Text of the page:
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This article was published 5/1/2014 (901 days ago), so information in it may no longer be current.
PITTSBURGH -- He slammed his stick in anger, skated swiftly to the bench and sat down in a huff.
Winnipeg Jets centre Olli Jokinen had just won a defensive-zone faceoff from Sidney Crosby and two seconds later, the puck was behind Jets goalie Al Montoya for the winning goal.
That's because Penguins winger Chris Kunitz darted into the faceoff circle behind Jokinen, slapped the puck back to defenceman Olli Maatta, who passed to partner Matt Niskanen, who took the quick shot that eluded Montoya.
It was one of many things that went wrong for the Jets in their 6-5 run-and-gun loss to the Penguins on Sunday.
"I thought I won the faceoff and I don't know what happened after that," Jokinen said after the defeat, much calmer than he had appeared to be on the ice. "I turned and the puck was in the back of the net. But they do that a lot. They get their inside winger jumping in case they lose the faceoff.
"It happened three, four times before that. So it's a set play for them and they have options, win or lose (the draw). All their guys, five guys, you see them talking before every faceoff.
"They have a plan every faceoff, what to do. That's their play."
Rather than rant and rave, Jokinen just went on the facts after the Jets' third straight defeat.
"That's one of the most talented teams in the league," he said. "You can't try to outscore them. You've got to find the way to play the good defence. On a few goals, they made us look pretty bad. But we're not the first team and we won't be the last team they do that (to)."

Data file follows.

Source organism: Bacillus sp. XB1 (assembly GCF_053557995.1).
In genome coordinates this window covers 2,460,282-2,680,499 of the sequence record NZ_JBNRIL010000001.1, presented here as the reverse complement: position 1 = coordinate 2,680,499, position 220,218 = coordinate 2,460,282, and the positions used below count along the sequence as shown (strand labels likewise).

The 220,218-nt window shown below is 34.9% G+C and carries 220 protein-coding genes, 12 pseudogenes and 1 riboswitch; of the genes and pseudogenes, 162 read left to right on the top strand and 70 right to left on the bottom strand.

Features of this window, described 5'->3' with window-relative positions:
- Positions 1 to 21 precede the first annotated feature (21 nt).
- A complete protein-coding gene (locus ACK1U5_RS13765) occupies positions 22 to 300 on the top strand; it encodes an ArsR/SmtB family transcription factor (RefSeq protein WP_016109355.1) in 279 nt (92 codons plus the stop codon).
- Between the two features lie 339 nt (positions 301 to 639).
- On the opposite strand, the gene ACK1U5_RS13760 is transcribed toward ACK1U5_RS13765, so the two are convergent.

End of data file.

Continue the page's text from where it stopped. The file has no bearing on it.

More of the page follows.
Respect: less is more
Jets left-winger Evander Kane had complained after Saturday's loss in Boston his team might have given the powerful Bruins too much respect.
He thought the Jets did better in that area on Sunday.
"I did. I thought we came out and tried to play on offence and got after their skilled guys," Kane said after scoring twice against Pittsburgh. "(Though) they still had good nights."
Kane was happy with the way rookie Mark Scheifele went head-to-head with Sidney Crosby. Before the game he told Scheifele to stand tall.
"I said, 'I don't care who he is, get after him,' and he did a good job, won that first faceoff. Little things like that were good, but like I said, we just made too many mistakes."
Kane made it clear he was just trying to mentor Scheifele.
"I wanted to make sure he wasn't star struck," he said. "I told him I'd hit him if he was."
The winger, now with 14 goals, just two back of Blake Wheeler's team-leading 16, frowned about the Jets blowing period leads of 2-0 and 5-4.
"Our puck management in the third period wasn't very good," he said.
Finding a way
The Penguins had cause to be concerned about their own defensive habits on Sunday, but all of that's a little easier to take with the horses in Pittsburgh's stable.
"Had some doubt tonight (we'd win), but no matter what the score is, with the guys we have, we can always come back," said winning goalie Marc-Andre Fleury.
"This team (is) finding a way a lot of different ways," said coach Dan Bylsma. "This one, from a defensive standpoint, wasn't our best in a lot of areas but we came out after the first period and got back in it with a power-play goal.
"We came out in the third having to find a way to win and this team has done that... right down to Marc-Andre Fleury making a spectacular save at the end."